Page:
Nigeria’s power grid collapsed again on Wednesday, as it crashed from the 3,921.8 megawatts that was generated at 6am to as low as 50MW around 12.23pm, causing widespread blackout across the country.
Industry figures obtained from the Federal Ministry of Power in Abuja showed that power generation on the grid had hit a peak of 4,091.6MW on Tuesday.
But this dropped to 3,921.8MW on Wednesday morning, before crashing to about 50MW, a development that led to the eventual collapse of the national electricity grid.
Additional data on the country’s distribution load profile seen by our correspondent revealed that only the Abuja and Ibadan distribution companies received 40MW and 10MW of electricity load respectively as at 12.23pm on Wednesday.
Other Discos got zero allocation due to the system failure as at the time of the power grid collapse.
Some power distribution companies confirmed the collapse various notifications to their customers, for instance, the Eko Electricity Distribution Company said the grid collapse occurred at about 11:27am.
In a tweet via its verified Twitter handle, the firm said, “Dear customers, we regret to inform you of a system collapse on the national grid at precisely 11:27am today, Wednesday, July 20.
“We are in talks with the Transmission Company of Nigeria to ascertain the cause of the collapse and a possible restoration timeline. We will keep you updated on the situation.”
On its part, Kaduna Electric attributed the power failure in its franchise areas to the collapse of the national grid.
We regret to inform our customers that the power failure currently being experienced is as a result of the collapse of the national grid which occured by 11:28am this (Wednesday) morning,” it stated.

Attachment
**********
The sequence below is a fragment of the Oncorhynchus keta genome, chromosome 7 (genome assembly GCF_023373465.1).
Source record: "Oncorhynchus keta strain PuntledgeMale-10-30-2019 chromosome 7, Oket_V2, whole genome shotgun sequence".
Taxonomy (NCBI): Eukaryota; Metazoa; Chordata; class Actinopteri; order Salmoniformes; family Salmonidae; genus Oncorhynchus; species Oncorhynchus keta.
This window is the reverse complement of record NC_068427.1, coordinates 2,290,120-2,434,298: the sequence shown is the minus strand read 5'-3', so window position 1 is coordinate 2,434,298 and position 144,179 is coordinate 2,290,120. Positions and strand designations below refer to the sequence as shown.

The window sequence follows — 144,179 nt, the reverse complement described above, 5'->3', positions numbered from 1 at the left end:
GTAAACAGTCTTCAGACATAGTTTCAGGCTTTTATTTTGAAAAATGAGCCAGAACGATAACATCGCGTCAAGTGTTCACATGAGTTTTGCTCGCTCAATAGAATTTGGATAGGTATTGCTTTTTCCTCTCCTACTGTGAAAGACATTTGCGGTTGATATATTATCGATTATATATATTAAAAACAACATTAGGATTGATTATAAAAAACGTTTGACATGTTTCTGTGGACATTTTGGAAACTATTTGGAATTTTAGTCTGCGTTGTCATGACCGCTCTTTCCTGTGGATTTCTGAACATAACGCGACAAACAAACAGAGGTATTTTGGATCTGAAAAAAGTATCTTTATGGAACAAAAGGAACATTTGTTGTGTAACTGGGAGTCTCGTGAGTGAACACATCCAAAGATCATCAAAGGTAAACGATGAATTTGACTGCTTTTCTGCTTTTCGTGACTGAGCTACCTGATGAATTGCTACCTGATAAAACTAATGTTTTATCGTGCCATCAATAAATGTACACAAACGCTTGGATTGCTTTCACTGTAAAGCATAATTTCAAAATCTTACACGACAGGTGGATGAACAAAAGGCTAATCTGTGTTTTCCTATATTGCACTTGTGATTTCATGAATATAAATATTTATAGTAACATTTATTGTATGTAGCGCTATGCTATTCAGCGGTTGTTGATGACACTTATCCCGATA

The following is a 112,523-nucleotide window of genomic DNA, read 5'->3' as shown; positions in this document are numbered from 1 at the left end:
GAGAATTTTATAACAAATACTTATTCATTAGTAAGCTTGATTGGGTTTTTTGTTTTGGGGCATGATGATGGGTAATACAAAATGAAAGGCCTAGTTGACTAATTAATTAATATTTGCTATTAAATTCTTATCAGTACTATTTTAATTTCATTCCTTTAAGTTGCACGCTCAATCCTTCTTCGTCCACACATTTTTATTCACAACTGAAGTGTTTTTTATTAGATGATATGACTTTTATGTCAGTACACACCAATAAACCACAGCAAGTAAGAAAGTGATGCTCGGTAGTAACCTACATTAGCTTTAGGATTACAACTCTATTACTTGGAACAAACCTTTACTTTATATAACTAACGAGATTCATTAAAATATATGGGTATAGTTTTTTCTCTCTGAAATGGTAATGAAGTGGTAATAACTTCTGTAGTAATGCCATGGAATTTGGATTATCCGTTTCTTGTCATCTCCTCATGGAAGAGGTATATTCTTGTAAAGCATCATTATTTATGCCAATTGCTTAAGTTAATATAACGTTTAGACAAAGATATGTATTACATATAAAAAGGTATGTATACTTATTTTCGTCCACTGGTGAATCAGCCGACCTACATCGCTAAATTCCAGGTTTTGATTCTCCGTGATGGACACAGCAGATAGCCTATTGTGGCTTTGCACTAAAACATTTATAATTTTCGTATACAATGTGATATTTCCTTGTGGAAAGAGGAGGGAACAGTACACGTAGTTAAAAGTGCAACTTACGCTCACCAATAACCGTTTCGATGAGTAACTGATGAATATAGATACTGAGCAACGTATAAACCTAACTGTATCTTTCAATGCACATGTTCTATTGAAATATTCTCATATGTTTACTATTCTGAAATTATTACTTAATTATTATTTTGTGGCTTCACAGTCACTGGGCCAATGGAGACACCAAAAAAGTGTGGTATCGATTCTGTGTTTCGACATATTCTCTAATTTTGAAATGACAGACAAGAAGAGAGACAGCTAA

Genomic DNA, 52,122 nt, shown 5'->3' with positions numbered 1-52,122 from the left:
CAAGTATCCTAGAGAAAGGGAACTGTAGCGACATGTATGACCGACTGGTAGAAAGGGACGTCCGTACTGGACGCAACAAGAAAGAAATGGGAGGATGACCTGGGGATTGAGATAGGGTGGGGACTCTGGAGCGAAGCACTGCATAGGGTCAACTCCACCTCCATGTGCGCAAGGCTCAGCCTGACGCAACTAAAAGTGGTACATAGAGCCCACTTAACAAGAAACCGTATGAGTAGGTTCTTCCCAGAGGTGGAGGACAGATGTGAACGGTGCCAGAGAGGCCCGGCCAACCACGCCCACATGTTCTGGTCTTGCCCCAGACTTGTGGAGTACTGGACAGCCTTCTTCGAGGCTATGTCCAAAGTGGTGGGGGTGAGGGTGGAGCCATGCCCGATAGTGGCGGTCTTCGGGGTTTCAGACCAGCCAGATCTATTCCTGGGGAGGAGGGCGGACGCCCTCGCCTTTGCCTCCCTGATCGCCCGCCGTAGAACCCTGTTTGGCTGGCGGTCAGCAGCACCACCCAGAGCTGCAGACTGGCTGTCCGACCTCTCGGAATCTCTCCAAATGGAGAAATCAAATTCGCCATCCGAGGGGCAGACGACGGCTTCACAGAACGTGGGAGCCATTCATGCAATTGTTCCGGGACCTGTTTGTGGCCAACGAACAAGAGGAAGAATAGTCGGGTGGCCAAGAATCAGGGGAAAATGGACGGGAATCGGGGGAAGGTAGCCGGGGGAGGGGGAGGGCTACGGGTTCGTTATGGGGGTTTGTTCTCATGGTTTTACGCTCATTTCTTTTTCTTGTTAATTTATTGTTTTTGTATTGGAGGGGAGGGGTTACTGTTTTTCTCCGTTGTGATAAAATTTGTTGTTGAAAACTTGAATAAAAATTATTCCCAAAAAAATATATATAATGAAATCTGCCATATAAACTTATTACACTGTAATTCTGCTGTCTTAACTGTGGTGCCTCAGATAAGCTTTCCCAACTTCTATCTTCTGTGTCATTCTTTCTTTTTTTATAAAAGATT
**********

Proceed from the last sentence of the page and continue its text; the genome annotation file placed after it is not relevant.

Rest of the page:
The power firm added, “We hereby assure our esteemed customers of restoration of normal power supply as soon as TCN restores supply to us. We sincerely regret the inconveniences caused by the system failure.”
Also, Kano Electricity Distribution Company said the grid collapse led to blackout nationwide.
“This is to kindly inform the general public that the country’s electricity grid has, on Wednesday, collapsed, causing a blackout throughout the country,” it said.
KEDCO added, “However, experts from TCN are working to address the challenge so as to restore power supply soon. While we apologise for any inconveniences, we herewith assure improved supply as soon as we get supply from the national grid.”
Experts and operators attributed the collapse to incessant vandalism of power infrastructure as well as the rupturing of gas pipelines that supplied gas to power plants.
The collapse of Nigeria’s power grid on Wednesday made it the sixth time that the system had crashed in 2022. On June 13, it was reported the grid collapsed.
The nation’s power system collapsed twice in March and twice again in April this year.
Power generation on the grid had continued to fluctuate due to various concerns such as gas constraints, water management challenges, and gas pipeline vandalism, among others.
In April, it was also reported that the quantum of electricity on the grid crashed from over 3,000MW on April 8, 2022, to as low as 10MW around 21.00 hours the same day.
The report further stated that another collapse of the grid occurred on April 9, 2022, as the nation’s power system collapsed to 33MW around 01.00 hours after it had earlier posted a peak generation of 3,281.50MW at 00.00 hours the same day.
Also, the national grid collapsed twice in March and this happened within a space of two days, a development that made the Federal Government summon a meeting of stakeholders to address the issue.
The Chairman, Nigerian Electricity Regulatory Commission, Garba Sanusi, had identified low gas supply, vandalism, and infrastructural challenges as some of the challenges hindering improved power generation and supply across the country.
Reacting on Wednesday, the National President, Electricity Consumers Association of Nigeria, James, said electricity consumers were tired of the frequent system collapses.
He questioned why NERC should still set a target of 5,000MW when Nigerian consumers were told years ago that the generation capacity was over 6,000MW.
“We are therefore surprised that in 2022, NERC is promising delivery of 5000MW. This does not give consumers confidence that the current situation will change for the better soonest,” he said.